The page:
separate small unit to house the Cholera cases. An indirect benefit of being near the river was the opportunity to bathe and occasionally to get fish to eat as a result of the Japanese dynamiting the river to stun fish.

Reg Jarman is the sole survivor of 10 2/10 Field Ambulance personnel who were with Peter Hendry at Songkurai. He says, that to a man, they respected Peter for his courageous leadership in the face of seemingly impossible odds. This refers initially to the fighting withdrawal in Malaya and later as a POW. His absolute dedication to the sick was a real encouragement to all in maintaining morale, especially considering the need to treat hundreds of desperately ill men. He also maintained a high sense of humour with patients and staff, no matter how grim the immediate future looked. This together with the disposal of the dead, which averaged 5 per day. (see mention of death rate in para 3).

Captain Roy Mills said that Peter Hendry was wonderful at radiating cheerfulness, just as in action he had the capacity to generate courage in those associated with him.

In Heroes of “F” Force,collated by Don Wall, Lt Bob Kelsey says that early in the 300 km march his kit bag was stolen by Thai bandits and he was left with nothing except a small haversack with Dixie ,toothbrush, spoon etc. Peter Hendry, whom he did not know, when hearing of his predicament tore his own blanket in two and gave half to him together with a pair a socks.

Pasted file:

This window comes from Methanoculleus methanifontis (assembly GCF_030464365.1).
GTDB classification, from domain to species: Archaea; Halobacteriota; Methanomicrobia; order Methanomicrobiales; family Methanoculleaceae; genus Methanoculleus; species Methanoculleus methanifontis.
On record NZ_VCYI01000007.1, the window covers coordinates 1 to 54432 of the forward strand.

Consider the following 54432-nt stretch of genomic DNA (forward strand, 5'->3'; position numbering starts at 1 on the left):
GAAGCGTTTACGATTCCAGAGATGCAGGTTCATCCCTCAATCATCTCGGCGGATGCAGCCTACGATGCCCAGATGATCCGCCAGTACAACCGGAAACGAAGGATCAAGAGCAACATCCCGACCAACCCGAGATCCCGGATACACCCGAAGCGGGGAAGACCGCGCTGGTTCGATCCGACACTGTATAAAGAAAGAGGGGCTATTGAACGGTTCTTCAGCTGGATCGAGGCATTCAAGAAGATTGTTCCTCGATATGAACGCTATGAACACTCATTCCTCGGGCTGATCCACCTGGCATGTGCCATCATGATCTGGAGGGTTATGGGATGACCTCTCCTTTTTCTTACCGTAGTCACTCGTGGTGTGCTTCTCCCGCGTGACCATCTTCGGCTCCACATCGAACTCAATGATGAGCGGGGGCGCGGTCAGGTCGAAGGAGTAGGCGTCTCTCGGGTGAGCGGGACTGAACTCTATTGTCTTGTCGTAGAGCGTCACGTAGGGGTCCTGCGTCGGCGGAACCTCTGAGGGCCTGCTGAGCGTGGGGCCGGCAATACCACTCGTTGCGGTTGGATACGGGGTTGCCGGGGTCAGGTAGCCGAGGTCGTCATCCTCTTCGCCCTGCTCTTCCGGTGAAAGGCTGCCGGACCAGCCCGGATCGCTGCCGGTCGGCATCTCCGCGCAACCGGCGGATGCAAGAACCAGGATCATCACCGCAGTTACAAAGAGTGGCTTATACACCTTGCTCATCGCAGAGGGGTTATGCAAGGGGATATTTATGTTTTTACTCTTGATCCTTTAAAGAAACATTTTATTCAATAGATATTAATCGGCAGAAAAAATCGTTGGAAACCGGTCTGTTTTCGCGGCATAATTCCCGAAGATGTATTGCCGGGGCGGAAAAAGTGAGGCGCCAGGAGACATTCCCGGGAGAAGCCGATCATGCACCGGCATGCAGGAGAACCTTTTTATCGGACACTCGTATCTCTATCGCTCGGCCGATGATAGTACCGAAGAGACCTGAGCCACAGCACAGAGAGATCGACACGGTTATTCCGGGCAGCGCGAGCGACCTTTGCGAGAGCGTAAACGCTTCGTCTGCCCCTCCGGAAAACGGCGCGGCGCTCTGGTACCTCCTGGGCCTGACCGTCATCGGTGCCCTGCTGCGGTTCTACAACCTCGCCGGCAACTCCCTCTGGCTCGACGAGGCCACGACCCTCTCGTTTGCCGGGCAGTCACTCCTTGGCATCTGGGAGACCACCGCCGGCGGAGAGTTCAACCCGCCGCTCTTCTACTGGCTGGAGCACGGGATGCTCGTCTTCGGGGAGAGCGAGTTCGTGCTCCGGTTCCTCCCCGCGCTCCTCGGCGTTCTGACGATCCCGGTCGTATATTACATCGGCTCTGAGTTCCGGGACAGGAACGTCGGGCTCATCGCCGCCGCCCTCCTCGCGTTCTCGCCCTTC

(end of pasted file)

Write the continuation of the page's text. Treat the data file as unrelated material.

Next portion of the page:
F Force at all times remained under control of Japanese Malaya command, which was a huge disadvantage, and following completion of the Railway at the end of 1943, was returned to Singapore. On their return they felt that Singapore was ”like heaven”.

Peter Hendry was discharged in November 1945. Post war he returned to his position as Pathology Resident at Prince Henry Hospital in Sydney. In 1947 he was appointed the Clinical Pathologist to the Newcastle Hospital. In 1952 he entered private practice with a colleague and in due course provided a pathology service to the medical profession from Gosford in the South to Grafton in the North of NSW. In 1979, at an international congress in Tokyo, he was presented with a gold-headed cane for his work in pathology. He was appointed an Officer in the Order of Australia in 1985 for his contribution to medicine. He has been President of the World Association of Societies of Pathology and the World Pathology Foundation and has made other contributions to society and the community. Rotary has honoured him with a Paul Harris Fellowship. He retired in 1987 and resides in the Newcastle area with his wife Senta.

(There were 3 camps in the Songkurai area. No. 1 Shimo (lower) Songkurai, Songkurai and Kami (upper) Songkurai. Medical Officers in the other two camps were Capt Colin Juttner at Kami and Capt. Lloyd Cahill at Shimo. Their stories, and others, will appear in due course).


Notes prepared by Lt. Col. Peter Winstanley OAM RFD (Retired) JP- Pres Burma Thailand Railway Memorial Association (Inc)- The assistance of Mrs Floss Williams (widow of Harry Williams) and Reg Harman is acknowledged.- E-mail

Amended 25 Feb 2004